9th September – Geri Parlby – 4.00 p.m.
14th October – David Wright – 11.00 a.m.
11th November – Barry Venning – 4.00 p.m.
9th December – Brian Healey – 4.00 p.m.
Wine has been part of our global society for over 7,000 years, and the story tells of its origin and appearance in all societies across the Mediterranean and through Europe. There is rich evidence of the role wine has played in these societies and how it became an important component of faith, well-being and festivity. From the kwevris of Georgia in 5,000 B.C., the symposia in ancient Greece, the thermopolia of Pompeii, the hospices of Europe, to the dining tables of fine society wine has been ever present. Drawings, paintings, engravings, buildings, pottery and wine labels themselves all contribute to the story.
The cartoonist, Carl Giles, once said that he loved his creation, Grandma Giles – that fearsome, black-clad, gambling, drinking battleaxe – because she allowed him to say things through his cartoons that he was too polite to say in person. She helped him to poke fun at authority in all its forms, from Hitler to traffic wardens and even his employers at the Daily Express, who didn’t trust him and had sub-editors scouring his cartoons for subversive background details. His admirers included Prince Charles, Sir Malcolm Sargent and Tommy Cooper, and it was no surprise when he was voted Britain’s best-loved cartoonist in 2000. Few people realise, however, that this likeable and humane satirist was also a war correspondent who witnessed the horrors of Belsen, where he found that the camp commandant, Josef Kramer, was also a great fan of his work. Giles gave us a remarkable picture of a half-century of British life. He was also, as his editor John Gordon put it “a spreader of happiness’ and ‘a genius…with the common touch’.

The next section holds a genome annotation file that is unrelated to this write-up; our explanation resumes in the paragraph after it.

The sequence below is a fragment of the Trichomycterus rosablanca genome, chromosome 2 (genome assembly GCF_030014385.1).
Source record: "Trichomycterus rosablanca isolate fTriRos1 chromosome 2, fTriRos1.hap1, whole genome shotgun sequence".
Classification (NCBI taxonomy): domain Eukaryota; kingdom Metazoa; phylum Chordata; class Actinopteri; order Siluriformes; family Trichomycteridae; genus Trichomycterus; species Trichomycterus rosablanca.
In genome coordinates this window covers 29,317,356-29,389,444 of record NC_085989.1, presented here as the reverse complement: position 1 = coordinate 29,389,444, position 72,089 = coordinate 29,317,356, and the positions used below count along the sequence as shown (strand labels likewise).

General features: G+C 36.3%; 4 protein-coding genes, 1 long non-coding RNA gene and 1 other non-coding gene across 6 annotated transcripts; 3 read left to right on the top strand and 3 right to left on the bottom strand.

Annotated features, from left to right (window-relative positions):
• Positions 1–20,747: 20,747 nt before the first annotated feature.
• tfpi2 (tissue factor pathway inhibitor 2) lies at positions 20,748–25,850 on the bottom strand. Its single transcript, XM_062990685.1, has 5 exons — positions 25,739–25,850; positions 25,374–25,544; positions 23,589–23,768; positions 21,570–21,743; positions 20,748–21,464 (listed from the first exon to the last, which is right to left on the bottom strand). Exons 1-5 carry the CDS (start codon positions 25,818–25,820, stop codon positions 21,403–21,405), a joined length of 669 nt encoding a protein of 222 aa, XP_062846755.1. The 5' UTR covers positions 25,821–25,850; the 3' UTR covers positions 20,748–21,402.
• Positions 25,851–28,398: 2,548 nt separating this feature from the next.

Why is it that so many icons appear so similar, so dark, so primitive even? It takes a trained eye to reveal the fascinating language of icons, the symbolism of colour and line, the meaning of reverse perspective, elongated fingers and faces and desexualised features. Combine this with an understanding of the process of creating or ‘writing’ an icon and the many variations of a particular theme, and suddenly it all makes sense. Through a close look at their construction, common themes and characteristics of Russian icons in particular, this lecture will help de-mysticise these intriguing artworks and help explain why they are so central to Orthodox belief.
Preston New Road
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